6.16.2017

you again

Difficult changes here, that are hard to talk about. The community has decided to dissolve and turn over the property to another ministry. There's so much uncertainty about our future now that we don't even know what to hope for, much less what to do.

I've been reminded again and again of the difficulties we had in early 2007, as we were coming here. So similar to now. It's helped to read my journal from then. And yesterday I came across this, which seems like just what I need right now...


(Mt 14.26-31, 2 Cor 3.17-18)

5.28.2017

"the winds blew and beat on that house"

Jesus said:

"Everyone then who hears these words of mine and acts on them will be like a wise man who built his house on rock. The rain fell, the floods came, and the winds blew and beat on that house, but it did not fall, because it had been founded on rock.

"And everyone who hears these words of mine and does not act on them will be like a foolish man who built his house on sand. The rain fell, and the floods came, and the winds blew and beat against that house, and it fell—and great was its fall!" (Mt 7.24-27)

5.15.2017

4.09.2017

the prodigal

We had a good retreat this past week, and Ian had a great time with the guests. Here's part of the story Heather wrote for it, a meditation on the story of the prodigal son, from the older brother's perspective:

Well, the awful thing played itself out, as I could have predicted. The bad friends, the drinking. The women. I won't speak of that. Until the day he came to my father and demanded his portion—to his face—and my father let him take his bites out of our farm, out of his heart. I thought at first he might want what I wanted—to be rid of him, even at so steep a price—until he told me he hoped for him back. And then I was afraid.

Because I knew what Levi was. I saw how he ate, and did not plant. He would run through the money; it was plain as day. He would run through the money, and then he would look to his chances, and realize where his best chance lay.

He's home now. Came in rags. I'd like to search that little pack he's got, see if he hid his real clothes in it. Father's put the best robe on him, and killed the fattest calf. He's got half the village out in the courtyard now while it roasts, and he's giving them the good wine. I can hear them laughing, I hear women singing. I can't stand it. There's nothing I can say to Father that he'll listen to. There's no way I can stop him from letting Levi eat the rest of his heart.

He sent for me. Father did. He sent Judah, his senior servant, with a message. I expected “Come right now” but it wasn't that. It was “Do you not want to see your brother?”

The whole story is available here: "Prodigal". Also on Heather's new blog: Gravity & Grace

3.14.2017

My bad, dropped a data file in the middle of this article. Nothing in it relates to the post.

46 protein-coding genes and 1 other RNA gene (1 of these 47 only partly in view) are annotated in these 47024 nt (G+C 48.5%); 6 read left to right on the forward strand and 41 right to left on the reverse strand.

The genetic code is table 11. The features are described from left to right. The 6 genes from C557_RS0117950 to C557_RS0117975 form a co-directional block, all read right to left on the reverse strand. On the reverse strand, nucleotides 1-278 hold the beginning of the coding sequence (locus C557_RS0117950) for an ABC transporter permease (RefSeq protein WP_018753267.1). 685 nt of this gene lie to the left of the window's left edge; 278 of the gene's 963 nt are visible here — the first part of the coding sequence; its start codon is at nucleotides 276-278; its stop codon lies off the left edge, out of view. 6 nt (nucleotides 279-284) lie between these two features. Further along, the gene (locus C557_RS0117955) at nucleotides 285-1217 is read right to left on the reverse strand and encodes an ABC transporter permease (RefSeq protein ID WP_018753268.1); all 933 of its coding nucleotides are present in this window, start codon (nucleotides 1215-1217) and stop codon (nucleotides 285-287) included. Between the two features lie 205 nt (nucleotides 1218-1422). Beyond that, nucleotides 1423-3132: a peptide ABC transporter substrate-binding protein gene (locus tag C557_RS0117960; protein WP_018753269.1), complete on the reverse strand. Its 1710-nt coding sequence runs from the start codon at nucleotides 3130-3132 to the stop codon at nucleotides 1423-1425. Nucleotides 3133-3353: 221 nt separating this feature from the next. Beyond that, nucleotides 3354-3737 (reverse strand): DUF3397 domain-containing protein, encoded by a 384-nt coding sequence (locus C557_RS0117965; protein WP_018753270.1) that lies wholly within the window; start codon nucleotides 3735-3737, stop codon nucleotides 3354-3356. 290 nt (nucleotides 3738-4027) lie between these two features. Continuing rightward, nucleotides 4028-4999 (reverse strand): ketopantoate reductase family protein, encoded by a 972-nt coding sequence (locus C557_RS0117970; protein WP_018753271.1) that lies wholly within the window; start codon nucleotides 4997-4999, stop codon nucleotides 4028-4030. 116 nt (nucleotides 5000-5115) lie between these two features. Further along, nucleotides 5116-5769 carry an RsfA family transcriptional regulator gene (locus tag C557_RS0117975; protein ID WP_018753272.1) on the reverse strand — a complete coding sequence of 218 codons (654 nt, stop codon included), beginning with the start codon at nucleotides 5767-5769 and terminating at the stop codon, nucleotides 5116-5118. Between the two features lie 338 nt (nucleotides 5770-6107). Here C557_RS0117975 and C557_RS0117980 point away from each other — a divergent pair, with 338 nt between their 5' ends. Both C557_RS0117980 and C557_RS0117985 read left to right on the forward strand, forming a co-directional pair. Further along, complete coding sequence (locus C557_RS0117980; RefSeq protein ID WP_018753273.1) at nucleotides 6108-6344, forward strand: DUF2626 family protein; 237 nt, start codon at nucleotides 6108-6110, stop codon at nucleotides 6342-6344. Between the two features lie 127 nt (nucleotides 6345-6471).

3.06.2017

the truth we don't want to hear

I’ve read a lot recently about how fractured our modern society is becoming. How the internet and modern media have allowed people to isolate themselves more and more, surrounding themselves with like-minded people and only the “news” they want to hear. And how more and more people have lost faith in the institutions that held our society together in the past: government, churches, scientists, news organizations, etc. The apparent result of this is that people are more easily duped by “fake news.” Because they are increasingly isolated from mainstream views and trustworthy institutions, they seem less able to discern the truth.

There seems to be obvious evidence of this trend. But then I wonder whether the institutions that people trusted in the past were really all that good at delivering the truth. Maybe that’s a big reason why they have lost people’s trust?

And is “the truth” really what people are most interested in now?

Or ever?

It seems to me that the development of new technologies has simply allowed people to find easier, more direct ways to affirm the particular “truths” they want to hear. Before, they had to rely on political institutions that would tell people what thy wanted to hear (because that’s how those institutions survived). But now people don’t need those so much. Now they can just find a group online to agree together, and so give almost anything a feeling of truth. As Simone Weil put it, “The power of the social element. Agreement between several people brings with it a feeling of reality.”

It may be that isolated people are easily duped. But people in big united groups are also easily duped (sometimes even more easily). History has demonstrated that. What is necessary to maintain contact with the truth is not a connection with large groups of people or their institutions. What’s necessary is a connection with God, who is the Truth.

And that requires the humility to submit and listen to what God is saying, in the myriad ways God speaks, rather than only listening to what we want to hear.

2.28.2017

1.30.2017

the welcome table

This morning the boy and I were dancing to Dan Zanes & friends' version of this old spiritual: